Americans strongly support renewing Bush tax cuts
Most voters favor extending the so-called Bush tax cuts that are scheduled to end December 31, but they’re more ambivalent about whether the cuts should be continued for wealthier taxpayers.
A new Rasmussen Reports national telephone survey finds that 54% of U.S. voters believe the Bush administration tax cuts should be extended. Thirty percent (30%) say the tax cuts should end this year. Sixteen percent (16%) aren’t sure.
Only 22% think letting the tax cuts expire will help the economy. Fifty-one percent (51%) believe ending the cuts will hurt the economy, while 13% more say it will have no impact.
Given the choice, a plurality (48%) favor extending the Bush tax cuts for all Americans while 40% prefer continuing the tax cuts for everyone except wealthy Americans. It’s important to note that the question did not put a monetary value on “wealthy.”
If taxes are increased only on those who earn more than $250,000 a year, 38% believe that would be bad for the economy. Nearly as many, 33% say it would be good for the economy. That latter figure is a huge drop from February of last year.
Despite his campaign pledge to cut taxes for 95% of Americans, 44% of voters expect their taxes to increase under President Obama. Just nine percent (9%) think their taxes will go down, and 39% expect them to stay the same.
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The survey of 1,000 Likely Voters was conducted on August 1-2, 2010 by Rasmussen Reports. The margin of sampling error is +/- 3 percentage points with a 95% level of confidence. Field work for all Rasmussen Reports surveys is conducted by Pulse Opinion Research, LLC. See methodology.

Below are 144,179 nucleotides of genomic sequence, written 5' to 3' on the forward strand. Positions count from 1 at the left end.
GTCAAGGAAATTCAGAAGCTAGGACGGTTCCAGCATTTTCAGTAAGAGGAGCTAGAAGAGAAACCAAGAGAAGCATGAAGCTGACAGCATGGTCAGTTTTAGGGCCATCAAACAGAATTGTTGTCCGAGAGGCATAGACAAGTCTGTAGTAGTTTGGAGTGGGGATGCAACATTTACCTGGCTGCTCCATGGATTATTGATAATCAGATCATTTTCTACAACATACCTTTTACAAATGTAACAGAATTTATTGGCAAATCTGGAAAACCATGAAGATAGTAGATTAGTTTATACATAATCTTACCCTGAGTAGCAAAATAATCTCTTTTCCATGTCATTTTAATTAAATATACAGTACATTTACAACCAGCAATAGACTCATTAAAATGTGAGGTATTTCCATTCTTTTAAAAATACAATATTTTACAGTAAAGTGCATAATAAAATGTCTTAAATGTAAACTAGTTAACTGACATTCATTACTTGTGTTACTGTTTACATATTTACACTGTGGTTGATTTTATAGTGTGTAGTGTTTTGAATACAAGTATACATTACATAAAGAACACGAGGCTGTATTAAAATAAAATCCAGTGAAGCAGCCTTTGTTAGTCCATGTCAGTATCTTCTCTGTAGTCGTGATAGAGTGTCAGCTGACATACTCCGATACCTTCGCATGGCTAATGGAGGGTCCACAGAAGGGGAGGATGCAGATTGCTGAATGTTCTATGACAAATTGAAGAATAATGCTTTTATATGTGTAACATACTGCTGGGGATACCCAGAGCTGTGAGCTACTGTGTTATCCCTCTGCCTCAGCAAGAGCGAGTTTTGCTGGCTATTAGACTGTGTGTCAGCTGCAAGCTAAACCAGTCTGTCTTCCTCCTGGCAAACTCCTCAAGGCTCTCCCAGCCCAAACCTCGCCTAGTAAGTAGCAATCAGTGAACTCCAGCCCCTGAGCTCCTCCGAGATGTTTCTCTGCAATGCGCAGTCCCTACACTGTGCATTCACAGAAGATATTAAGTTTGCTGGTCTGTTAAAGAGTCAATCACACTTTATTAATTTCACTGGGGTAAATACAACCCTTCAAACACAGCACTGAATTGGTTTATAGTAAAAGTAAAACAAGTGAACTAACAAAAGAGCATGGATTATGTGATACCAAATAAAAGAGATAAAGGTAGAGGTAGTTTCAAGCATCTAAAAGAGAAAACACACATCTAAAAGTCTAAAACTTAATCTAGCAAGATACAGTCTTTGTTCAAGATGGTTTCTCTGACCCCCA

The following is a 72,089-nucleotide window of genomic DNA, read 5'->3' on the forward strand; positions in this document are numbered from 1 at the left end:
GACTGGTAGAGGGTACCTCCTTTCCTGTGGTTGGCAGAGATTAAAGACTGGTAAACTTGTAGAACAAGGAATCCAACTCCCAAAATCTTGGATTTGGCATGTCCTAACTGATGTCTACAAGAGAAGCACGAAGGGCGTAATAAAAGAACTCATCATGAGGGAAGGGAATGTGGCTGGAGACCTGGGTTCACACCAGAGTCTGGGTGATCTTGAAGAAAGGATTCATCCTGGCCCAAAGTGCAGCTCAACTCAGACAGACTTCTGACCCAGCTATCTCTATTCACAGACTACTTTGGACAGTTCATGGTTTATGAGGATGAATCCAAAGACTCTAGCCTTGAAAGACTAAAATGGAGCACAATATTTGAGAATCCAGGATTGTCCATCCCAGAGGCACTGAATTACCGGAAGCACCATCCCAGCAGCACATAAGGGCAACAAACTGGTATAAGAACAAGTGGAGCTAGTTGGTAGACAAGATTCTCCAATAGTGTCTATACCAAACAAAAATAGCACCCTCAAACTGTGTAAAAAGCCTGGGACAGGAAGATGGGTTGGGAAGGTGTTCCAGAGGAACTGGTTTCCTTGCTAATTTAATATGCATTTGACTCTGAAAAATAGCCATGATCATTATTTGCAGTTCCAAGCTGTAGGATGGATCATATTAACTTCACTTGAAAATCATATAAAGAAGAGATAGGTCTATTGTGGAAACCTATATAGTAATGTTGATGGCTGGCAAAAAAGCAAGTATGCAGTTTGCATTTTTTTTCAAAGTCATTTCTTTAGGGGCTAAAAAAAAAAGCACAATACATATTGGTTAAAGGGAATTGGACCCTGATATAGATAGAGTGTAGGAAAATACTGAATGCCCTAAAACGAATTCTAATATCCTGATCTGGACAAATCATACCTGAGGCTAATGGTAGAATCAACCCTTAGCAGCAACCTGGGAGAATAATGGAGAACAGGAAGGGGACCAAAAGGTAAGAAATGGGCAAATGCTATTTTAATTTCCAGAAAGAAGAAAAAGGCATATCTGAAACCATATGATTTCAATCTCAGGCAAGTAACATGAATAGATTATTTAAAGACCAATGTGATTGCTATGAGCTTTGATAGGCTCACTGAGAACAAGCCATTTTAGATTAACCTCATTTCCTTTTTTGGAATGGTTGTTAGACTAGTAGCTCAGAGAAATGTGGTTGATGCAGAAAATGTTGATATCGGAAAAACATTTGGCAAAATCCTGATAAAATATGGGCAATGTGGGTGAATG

The Bush tax cuts, enacted in 2001 and 2003, according to The Washington Post, “lowered tax rates across the board on income, dividends and capital gains; eventually eliminated the estate tax; further lowered burdens on married couples, parents and the working poor; and increased tax credits for education and retirement savings.” The president is currently considering extending most of these cuts except for taxpayers who earn more than $200,000 per year and families that make more than $250,000.
While 83% of Republicans and 58% of voters not affiliated with either party favor extending the Bush tax cuts, 53% of Democrats think they should end this year.
Fifty-three percent (53%) of voters in the president’s party also believe raising taxes on those who earn more than $250,000 a year is good for the economy. Fifty-six percent (56%) of GOP voters and the plurality (48%) of unaffiliateds say an increase on those taxpayers is bad for the economy.
Fifty-six percent (56%) of Mainstream voters favor extending the Bush tax cuts for all Americans, but 60% of those in the Political Class think they should be continued for everyone but the wealthy.
Mainstream voters are twice as likely as those in the Political Class to say allowing the Bush tax cuts to expire will hurt the economy.
Seventy-four percent (74%) of all voters say they are following news reports about the Bush tax cuts at least somewhat closely.
Sixty-six percent (66%) of voters believe America is overtaxed.
Most voters (52%) continue to believe that tax increases will hurt the economy, while 55% say tax cuts help the economy.
Sixty-six percent (66%) also believe cutting taxes is a better way than increased government spending to create new jobs.
Only 18% of Americans are willing to pay higher taxes to lower the federal budget deficit. But most voters think President Obama’s new bipartisan deficit reduction commission is more likely to recommend tax increases than spending cuts to meet the growing deficit, and 78% expect Congress to raise taxes if the commission recommends it.
Eighty-three percent (83%) of Americans say the size of the federal budget deficit is due more to the unwillingness of politicians to cut government spending than to the reluctance of taxpayers to pay more in taxes.
The number of voters who view the issue of taxes as Very Important has jumped 10 points from May to its highest level ever in Rasmussen Reports tracking.